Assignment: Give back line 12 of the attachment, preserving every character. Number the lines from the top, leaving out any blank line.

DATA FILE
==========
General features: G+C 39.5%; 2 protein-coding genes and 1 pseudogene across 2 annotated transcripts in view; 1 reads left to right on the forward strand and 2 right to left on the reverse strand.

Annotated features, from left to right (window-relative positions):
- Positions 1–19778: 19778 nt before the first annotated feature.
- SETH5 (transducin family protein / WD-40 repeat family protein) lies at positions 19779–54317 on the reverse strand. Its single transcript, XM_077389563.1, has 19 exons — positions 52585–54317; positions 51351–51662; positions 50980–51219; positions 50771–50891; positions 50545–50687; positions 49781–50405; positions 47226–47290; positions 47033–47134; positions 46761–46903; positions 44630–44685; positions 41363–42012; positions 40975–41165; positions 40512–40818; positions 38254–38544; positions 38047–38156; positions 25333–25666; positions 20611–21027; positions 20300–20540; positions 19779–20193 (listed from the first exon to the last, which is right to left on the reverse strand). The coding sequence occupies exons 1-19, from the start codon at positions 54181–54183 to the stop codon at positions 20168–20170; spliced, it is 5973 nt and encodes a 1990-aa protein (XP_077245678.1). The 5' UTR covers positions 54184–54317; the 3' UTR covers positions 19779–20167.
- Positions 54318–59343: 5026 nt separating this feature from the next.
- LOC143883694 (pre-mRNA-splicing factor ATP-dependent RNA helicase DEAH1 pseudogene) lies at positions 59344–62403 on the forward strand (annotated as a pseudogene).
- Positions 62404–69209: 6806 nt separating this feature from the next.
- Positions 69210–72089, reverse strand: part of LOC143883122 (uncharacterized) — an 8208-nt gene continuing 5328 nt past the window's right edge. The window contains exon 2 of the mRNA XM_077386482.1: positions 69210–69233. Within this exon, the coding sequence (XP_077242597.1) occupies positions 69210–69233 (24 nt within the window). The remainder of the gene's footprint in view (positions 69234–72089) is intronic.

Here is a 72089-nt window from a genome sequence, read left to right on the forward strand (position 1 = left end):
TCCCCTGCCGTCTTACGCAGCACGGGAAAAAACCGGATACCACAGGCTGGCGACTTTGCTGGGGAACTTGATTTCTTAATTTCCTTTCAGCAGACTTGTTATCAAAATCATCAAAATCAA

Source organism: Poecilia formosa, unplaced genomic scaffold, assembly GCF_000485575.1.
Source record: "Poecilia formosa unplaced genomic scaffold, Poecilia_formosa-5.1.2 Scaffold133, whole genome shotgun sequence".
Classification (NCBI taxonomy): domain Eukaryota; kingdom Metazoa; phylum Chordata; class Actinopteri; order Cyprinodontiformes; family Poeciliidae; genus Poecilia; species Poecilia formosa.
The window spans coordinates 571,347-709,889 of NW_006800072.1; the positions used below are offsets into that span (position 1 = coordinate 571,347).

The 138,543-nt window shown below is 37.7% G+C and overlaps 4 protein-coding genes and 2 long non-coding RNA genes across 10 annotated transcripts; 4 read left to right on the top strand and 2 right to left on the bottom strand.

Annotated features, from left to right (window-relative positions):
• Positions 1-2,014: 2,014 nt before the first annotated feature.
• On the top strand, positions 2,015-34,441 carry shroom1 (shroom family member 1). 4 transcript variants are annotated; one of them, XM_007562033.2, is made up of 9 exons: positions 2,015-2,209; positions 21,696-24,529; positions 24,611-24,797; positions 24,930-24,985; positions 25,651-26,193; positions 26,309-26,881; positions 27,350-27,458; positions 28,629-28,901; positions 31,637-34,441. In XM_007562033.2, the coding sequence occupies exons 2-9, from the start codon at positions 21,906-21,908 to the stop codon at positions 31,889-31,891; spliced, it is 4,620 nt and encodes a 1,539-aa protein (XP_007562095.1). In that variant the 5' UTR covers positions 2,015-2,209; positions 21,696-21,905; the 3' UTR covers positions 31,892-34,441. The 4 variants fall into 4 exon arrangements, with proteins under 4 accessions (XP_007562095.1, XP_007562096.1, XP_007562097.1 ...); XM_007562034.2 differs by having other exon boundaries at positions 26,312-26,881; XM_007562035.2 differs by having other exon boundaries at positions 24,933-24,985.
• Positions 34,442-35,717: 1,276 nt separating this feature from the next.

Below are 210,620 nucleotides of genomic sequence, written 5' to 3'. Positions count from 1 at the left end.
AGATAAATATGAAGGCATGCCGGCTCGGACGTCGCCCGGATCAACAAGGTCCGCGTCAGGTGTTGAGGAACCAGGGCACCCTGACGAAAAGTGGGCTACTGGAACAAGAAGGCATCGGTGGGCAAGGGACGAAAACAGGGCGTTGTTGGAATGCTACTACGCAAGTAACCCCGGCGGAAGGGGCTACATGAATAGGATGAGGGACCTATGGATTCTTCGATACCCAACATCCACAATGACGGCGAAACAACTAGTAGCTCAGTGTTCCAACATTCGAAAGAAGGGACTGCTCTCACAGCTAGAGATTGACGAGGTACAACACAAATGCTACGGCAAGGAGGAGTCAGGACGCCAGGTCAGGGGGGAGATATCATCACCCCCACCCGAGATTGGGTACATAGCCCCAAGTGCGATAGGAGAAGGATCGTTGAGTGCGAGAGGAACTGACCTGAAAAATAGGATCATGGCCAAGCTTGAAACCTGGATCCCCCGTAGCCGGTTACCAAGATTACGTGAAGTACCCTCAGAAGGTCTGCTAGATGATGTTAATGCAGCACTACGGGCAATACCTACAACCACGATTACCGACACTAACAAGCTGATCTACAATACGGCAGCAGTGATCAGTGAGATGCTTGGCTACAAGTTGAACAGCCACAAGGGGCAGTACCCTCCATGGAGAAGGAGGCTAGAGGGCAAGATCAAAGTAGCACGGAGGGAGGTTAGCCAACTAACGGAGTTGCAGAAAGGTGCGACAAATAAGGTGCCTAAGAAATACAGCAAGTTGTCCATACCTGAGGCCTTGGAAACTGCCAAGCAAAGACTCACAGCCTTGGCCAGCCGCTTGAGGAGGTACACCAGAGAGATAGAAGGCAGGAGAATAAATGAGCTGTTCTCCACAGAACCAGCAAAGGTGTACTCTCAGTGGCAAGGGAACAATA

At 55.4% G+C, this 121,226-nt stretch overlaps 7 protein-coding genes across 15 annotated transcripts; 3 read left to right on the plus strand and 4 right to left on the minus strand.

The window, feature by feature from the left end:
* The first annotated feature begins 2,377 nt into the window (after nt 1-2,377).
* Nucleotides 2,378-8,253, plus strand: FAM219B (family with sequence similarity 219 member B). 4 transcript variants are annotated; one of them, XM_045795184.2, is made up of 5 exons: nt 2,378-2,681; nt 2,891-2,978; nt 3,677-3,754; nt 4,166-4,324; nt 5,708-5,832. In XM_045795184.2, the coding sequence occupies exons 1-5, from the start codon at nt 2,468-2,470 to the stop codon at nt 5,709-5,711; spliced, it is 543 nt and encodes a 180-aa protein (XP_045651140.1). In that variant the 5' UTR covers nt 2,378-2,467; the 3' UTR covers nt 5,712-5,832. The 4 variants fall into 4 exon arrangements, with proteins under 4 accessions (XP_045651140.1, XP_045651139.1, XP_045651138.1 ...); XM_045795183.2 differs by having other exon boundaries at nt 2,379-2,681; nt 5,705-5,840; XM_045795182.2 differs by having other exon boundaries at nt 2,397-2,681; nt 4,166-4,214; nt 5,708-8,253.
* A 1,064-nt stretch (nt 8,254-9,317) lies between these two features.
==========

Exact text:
Source record: "Poecilia formosa unplaced genomic scaffold, Poecilia_formosa-5.1.2 Scaffold133, whole genome shotgun sequence".